Some Democrats fear strategy is working, costing party votes & possibly endangering the predicted Joe Biden victory.
WASHINGTON, D.C. (Texas Insider Report) — Just before Nancy Pelosi became Speaker of the U.S. House over a decade ago, Republican strategist Dan Schnur told NPR, “If you’re trying to warn voters against a Democrat vote, you can say ‘San Francisco Values,’ you can mention Speaker Nancy Pelosi, and the point you make in almost a verbal shorthand is to say, ‘Hey look, these are tax-raising, terrorist-loving, ultra-liberal Democrats who aren’t like you and me.’”
So it’s been for the last 12 years. Pelosi’s name has been brandished in countless attack ads against Democrats all across the nation.
Last election cycle USA Today reported that a third of all GOP ads for the House featured the Democrat Speaker – up from 9% in 2016 and 13% in 2014.
Some Democrats fear the strategy is working, costing the party votes and possibly endangering the predicted Joe Biden victory.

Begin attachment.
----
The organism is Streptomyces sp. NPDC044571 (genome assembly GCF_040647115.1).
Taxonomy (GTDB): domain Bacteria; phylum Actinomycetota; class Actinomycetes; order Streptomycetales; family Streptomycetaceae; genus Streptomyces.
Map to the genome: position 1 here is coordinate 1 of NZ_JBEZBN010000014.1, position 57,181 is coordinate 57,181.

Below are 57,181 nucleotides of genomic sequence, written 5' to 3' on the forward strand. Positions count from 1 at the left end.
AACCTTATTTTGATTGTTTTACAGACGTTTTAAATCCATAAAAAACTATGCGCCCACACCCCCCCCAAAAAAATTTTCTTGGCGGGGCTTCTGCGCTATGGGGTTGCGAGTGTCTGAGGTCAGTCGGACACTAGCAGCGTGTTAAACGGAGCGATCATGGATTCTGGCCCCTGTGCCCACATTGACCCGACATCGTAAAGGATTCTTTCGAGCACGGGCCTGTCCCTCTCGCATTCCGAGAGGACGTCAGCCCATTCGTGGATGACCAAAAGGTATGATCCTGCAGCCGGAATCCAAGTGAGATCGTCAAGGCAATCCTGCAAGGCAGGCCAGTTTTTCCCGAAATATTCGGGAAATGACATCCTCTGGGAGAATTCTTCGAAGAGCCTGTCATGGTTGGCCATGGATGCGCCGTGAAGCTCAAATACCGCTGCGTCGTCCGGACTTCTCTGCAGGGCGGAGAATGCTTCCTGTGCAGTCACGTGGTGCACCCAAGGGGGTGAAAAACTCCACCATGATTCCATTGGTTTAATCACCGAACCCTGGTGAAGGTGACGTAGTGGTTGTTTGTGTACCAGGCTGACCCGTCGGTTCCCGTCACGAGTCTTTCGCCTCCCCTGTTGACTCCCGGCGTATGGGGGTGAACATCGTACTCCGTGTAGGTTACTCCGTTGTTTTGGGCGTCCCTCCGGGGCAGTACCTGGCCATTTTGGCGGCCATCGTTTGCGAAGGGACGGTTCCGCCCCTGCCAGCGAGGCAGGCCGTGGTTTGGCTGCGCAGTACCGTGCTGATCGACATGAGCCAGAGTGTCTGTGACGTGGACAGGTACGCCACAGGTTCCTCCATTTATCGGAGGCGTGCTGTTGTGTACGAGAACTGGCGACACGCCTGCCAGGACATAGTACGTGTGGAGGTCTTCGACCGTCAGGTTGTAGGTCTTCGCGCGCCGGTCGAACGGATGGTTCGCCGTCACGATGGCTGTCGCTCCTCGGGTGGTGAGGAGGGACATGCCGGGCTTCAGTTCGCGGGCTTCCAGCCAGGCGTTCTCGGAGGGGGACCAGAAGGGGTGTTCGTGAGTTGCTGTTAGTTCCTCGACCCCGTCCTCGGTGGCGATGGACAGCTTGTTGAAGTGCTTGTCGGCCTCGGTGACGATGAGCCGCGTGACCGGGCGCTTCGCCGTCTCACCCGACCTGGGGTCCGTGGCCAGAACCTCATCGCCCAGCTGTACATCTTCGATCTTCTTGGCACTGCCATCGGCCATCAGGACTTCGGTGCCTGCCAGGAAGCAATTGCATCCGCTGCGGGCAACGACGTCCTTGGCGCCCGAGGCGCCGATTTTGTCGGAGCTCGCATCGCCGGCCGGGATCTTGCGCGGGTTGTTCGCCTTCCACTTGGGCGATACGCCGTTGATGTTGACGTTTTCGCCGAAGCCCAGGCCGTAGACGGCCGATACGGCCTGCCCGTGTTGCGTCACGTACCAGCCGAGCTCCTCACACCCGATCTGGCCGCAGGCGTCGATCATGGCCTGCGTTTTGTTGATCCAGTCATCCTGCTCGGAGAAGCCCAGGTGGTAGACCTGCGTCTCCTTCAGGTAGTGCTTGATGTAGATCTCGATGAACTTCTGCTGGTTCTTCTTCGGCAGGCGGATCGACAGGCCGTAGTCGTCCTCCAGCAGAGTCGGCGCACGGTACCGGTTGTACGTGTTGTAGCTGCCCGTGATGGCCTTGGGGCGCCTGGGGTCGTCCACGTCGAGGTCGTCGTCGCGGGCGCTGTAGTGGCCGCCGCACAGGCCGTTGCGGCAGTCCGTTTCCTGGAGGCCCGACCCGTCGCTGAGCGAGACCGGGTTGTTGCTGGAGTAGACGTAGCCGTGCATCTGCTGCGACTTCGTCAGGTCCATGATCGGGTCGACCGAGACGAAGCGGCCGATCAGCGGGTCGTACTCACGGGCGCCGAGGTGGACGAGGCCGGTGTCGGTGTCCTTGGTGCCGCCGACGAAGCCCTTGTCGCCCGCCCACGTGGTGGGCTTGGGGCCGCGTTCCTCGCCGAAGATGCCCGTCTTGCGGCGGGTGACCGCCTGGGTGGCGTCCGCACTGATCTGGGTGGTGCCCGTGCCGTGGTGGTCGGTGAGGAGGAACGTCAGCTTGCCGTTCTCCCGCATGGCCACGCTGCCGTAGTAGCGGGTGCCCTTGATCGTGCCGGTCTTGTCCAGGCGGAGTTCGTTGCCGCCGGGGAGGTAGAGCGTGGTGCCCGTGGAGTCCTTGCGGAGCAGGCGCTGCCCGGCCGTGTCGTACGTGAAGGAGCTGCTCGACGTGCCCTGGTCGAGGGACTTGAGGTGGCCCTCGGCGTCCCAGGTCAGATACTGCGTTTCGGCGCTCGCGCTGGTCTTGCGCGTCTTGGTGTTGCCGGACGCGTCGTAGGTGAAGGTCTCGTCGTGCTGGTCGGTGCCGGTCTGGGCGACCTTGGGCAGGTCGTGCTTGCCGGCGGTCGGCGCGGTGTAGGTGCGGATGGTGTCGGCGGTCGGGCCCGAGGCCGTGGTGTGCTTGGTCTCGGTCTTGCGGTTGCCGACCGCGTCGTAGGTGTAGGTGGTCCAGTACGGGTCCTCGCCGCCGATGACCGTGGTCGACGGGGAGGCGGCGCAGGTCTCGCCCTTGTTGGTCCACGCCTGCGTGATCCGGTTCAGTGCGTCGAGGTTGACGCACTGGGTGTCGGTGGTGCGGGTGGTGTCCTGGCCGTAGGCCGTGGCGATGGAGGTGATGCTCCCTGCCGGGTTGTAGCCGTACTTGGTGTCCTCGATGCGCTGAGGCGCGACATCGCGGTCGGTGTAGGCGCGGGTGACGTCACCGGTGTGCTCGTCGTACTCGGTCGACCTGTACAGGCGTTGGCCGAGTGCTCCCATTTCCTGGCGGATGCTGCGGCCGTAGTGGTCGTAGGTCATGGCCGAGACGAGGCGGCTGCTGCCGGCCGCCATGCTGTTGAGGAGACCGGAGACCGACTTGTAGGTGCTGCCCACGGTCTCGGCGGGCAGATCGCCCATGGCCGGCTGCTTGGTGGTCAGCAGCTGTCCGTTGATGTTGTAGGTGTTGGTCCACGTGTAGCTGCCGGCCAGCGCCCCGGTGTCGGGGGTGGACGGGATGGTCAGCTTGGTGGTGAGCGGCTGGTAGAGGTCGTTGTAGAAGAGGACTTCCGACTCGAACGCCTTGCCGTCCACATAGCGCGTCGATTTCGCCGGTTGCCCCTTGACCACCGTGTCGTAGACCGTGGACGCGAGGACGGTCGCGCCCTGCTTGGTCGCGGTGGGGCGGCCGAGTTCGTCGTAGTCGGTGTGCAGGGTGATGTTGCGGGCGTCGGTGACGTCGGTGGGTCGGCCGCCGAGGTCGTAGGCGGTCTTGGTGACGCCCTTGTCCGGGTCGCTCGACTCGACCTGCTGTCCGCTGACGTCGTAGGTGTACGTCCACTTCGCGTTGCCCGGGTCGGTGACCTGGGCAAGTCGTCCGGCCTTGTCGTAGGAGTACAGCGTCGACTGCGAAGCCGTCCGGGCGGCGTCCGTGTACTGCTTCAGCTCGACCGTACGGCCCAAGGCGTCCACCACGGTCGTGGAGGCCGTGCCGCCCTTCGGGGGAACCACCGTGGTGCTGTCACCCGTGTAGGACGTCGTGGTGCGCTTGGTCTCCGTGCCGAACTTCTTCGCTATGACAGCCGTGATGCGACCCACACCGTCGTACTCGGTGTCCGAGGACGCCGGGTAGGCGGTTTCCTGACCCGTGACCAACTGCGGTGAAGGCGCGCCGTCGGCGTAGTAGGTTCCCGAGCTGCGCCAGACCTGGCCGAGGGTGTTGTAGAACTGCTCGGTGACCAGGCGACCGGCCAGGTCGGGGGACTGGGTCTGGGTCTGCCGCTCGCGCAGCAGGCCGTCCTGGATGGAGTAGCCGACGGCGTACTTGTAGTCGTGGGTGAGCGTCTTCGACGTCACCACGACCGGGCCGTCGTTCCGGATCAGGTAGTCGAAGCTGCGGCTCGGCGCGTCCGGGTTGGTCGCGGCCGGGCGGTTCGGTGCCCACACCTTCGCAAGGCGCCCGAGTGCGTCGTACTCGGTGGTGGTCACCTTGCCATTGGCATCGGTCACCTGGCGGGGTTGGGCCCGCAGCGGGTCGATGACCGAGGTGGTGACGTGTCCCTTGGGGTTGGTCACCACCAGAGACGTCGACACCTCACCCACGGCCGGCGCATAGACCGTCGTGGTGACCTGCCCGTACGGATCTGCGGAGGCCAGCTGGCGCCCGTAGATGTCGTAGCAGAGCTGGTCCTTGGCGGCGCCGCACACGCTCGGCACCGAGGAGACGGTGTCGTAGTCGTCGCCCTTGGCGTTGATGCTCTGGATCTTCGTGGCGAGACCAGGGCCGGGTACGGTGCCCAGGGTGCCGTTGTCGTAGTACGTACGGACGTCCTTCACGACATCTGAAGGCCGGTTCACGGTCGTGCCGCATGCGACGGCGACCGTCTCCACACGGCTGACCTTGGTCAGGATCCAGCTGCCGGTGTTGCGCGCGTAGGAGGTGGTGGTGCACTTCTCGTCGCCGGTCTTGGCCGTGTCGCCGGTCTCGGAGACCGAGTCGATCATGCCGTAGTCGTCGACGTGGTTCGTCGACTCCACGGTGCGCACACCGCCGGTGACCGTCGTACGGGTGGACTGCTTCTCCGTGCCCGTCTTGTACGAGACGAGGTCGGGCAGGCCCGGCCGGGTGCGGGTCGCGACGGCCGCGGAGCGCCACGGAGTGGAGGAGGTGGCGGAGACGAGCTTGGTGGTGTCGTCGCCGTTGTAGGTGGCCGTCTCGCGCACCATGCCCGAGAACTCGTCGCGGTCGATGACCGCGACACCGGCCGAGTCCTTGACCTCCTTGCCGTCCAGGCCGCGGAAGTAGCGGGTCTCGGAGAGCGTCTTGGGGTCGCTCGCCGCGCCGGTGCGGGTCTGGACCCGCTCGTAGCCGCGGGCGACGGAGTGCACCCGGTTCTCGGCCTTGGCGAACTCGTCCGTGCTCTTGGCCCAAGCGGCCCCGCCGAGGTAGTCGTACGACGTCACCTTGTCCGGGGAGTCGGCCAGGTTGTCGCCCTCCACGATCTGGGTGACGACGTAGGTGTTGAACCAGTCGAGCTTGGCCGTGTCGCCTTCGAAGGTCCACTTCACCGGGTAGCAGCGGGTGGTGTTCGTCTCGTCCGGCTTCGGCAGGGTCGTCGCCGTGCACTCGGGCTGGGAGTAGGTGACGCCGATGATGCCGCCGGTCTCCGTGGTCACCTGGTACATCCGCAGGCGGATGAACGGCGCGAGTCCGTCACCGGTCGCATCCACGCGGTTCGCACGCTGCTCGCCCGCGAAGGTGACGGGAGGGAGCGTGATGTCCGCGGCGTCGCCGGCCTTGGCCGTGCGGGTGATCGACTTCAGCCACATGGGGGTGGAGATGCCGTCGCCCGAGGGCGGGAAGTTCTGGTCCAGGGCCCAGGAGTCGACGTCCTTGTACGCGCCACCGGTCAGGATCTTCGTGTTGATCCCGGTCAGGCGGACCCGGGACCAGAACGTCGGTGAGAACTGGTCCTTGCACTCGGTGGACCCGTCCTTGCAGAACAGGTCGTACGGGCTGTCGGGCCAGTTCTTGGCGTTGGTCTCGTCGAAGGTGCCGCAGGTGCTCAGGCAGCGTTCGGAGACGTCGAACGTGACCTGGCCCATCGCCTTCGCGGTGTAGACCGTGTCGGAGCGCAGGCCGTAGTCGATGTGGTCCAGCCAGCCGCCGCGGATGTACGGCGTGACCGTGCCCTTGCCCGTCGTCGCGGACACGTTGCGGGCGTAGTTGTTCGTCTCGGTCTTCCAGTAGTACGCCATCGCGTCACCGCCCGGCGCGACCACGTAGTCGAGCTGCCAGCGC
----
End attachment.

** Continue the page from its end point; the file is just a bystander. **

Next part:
“People pretend that it isn’t a problem, but it’s a problem that exists,” Representative Brian Higgins, a New York Democrat, told The Washington Post.
Even if Democrats maintain their majority in the House, Republican consultant Ken Spain says, “It could be the difference between having a razor-thin majority, and a governing majority. It’s a lot easier to move legislation when you have a cushion of votes to work with.”
To move House legislation, the party will need a House leader – but it’s not clear, amid a growing whipered mutiny, that Pelosi will even retain the position. Nor is there a clear alternative.
That’s why the real Pelosi conundrum for Democrats isn’t on the campaign trail; it’s in the House come January.
This opposition to Pelosi’s leadership did not appear overnight. Dissent has grown slowly for years, and it now seems to unite the party’s left and moderate wings.
Left-wing candidates tend to oppose Pelosi because they find her fearsome “San Francisco Values” not very far to the left at all. While left-wing and moderate Democrats seem unified in their disdain for Pelosi, there is no clear unity candidate to replace her as leader.
Many Democratic voters might not either, given evidence that the party’s base now views socialism more favorably than capitalism.